If the wheelchairs worked so well in that realm Eddie stole from, why not try a car?
The highways are all jam-packed with derelict cars. They wouldn't have been able to get anywhere through all that.
Also, a wheelchair is a very simple device, compared a car. Internal combustion engines aren't as simple as a pair of wheels. And then there's the matter of fuel.
This is backed up by the fact that they did once find an electric wheelchair for Susannah, but left it behind because they had no way to keep it charged.
It is very unclear to me that Roland even knew where the heck he was going before he found The Beam. Confusing.
He didn't. That was why he was running after the Man in Black, to find the Path of the Beam.
Even after his meeting with Marten, he still doesn't know exactly which direction to travel. When Eddie asks him about it at the start of the third book, he says he's waiting for the jawbone to speak again. But ka leads them to run into Shardik the bear first.
When he finds the path of the beam, it's implied he was always aware of it. But the quest to catch the Man in Black sidetracked following it, and later, the pull to draw the three takes him subconsciously down the beach. He was taking a break after the adventures on the beach to heal and train his new apprentices. After the battle with Shardik essentially gives his apprentice their "trial" to become gunslingers, Roland is satisfied enough to actually pursue the path of the beam.
I can see why Roland let Jake help in the fight against the child-stealing robots. But I don't understand why other kids were present at the battle. I know the robots are efficient...but hide the kids anyway! It doesn't make sense.
The multiple kids were to prevent the robots from distinguishing that only one person was moving along the path via scent, and thus see through the ruse. It was pure bad luck that the kids were in the line of fire when the shooting started; they were supposed to be hiding off the road, but one kid broke his leg and they couldn't get him away fast enough.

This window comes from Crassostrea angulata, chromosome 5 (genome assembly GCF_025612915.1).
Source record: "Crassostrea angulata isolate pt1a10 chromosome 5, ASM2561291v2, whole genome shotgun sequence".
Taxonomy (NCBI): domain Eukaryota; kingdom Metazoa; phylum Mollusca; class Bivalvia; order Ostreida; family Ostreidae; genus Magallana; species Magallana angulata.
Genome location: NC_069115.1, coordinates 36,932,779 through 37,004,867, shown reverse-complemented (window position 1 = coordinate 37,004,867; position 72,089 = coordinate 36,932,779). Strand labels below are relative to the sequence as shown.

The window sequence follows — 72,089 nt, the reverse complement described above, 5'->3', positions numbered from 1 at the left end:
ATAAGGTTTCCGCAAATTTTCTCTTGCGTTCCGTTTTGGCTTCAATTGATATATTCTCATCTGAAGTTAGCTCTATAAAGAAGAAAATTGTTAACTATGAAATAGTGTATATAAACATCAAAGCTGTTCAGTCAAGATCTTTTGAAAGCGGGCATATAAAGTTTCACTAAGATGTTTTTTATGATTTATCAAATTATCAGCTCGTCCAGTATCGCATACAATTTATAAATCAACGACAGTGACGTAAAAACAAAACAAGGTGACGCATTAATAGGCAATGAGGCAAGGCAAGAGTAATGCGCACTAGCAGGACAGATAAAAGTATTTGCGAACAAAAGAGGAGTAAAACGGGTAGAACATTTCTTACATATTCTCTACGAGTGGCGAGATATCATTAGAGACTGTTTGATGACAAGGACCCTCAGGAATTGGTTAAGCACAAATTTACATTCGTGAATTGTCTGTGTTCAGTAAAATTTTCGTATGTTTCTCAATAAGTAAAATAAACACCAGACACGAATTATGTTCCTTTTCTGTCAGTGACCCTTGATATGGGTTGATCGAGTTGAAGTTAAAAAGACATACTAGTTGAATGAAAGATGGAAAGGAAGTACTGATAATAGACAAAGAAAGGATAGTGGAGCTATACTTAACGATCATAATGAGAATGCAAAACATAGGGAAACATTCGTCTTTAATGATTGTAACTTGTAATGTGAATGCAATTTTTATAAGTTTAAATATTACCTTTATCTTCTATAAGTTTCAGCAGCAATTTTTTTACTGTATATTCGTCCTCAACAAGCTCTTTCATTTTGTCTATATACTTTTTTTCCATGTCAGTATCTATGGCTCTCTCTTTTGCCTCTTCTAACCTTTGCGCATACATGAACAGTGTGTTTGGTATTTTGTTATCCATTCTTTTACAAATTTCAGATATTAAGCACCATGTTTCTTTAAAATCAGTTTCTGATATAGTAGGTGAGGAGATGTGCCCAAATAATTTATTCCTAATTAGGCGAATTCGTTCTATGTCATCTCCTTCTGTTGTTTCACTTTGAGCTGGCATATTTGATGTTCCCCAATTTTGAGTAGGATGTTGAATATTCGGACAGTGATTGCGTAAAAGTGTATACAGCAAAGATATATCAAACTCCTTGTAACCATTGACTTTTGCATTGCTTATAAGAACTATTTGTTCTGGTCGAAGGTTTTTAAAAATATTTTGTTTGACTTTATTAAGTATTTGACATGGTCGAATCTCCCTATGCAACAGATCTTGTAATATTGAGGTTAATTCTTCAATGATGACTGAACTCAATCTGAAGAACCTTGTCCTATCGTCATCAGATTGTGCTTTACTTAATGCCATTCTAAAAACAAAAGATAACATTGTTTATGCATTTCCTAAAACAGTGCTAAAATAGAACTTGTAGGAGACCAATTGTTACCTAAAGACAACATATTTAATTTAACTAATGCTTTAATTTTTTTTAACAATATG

They're not child-stealing robots as such, they're TWIN-stealing robots. Jake isn't a twin, so he's not part of their plans.
This has more to do with the Dark Tower comics than with the main sequence of seven books, but I'll post it here since there isn't a separate page for them. My question is, why does anyone in-universe think John Farson is some leader for democracy and liberation? The comics give literally no indication that he's ever actually implemented any of it in the areas he's taken (and it takes him years to complete the fall of Gilead and the Affiliation). Even worse, he's not shown as particularly "good" or charismatic - the guy walks around in an evil-looking red mask and black attire, for Ka's sake. Yet he's apparently popular enough in-universe to have earned the title of "the Good Man", and there seem to be a bunch of people who are totally diehard supporters of him throughout the Affiliation because of what he's supposedly trying to do.
The only explanation I can think of is a combination of "the grass is greener" and them not having the internet. People always tend to by swayed by a particularly charismatic man with new ideas (mind we've only ever seen him in "war mode"; maybe on other occasions to sway people he puts on a suit and tie and is all sweetness and honey). And as word travels more via messenger than wifi, perhaps words of his "goodness" have been exaggerated as word has spread.
Reality Is Unrealistic. Real Life is full of tyrants who have been hailed as great liberators. It doesn't seem all that unlikely that people who some alternative to the rule of the gunslingers might fool themselves into thinking Farson was it.
Che *ahem* Guevara.
His main platform was equality by overthrowing the brutal class system of the tyrannical Gunslingers. He was preaching liberty and freedom as an ends justify the means deal. Just because it's clear that Farson himself was batshit crazy, doesn't mean he wasn't charismatic.
The Beams created by the Great Old Ones are really weird when you think about them (even though they're supposedly technological in place of the magical beams). On the one hand, Roland describes them as being like lines of force, such as magnetism, gravity, etc. On the other hand, they seem to be almost like physical constructs that can "snap" in two like a rubber band, since the Breaker process apparently involves finding "cracks" and "crevices" in the beam, then expanding them.
Even funkier is that the Beams themselves, if not the Tower, appear to be sentient. But the Old Ones didn't make the Beams themselves, those had always existed, what they made were the machines at either end of every Beam that were supposed to help maintain them.
I think the cracks and crevices are not literal, they're just a way of describing what Breaking feels like to the psychic Breakers.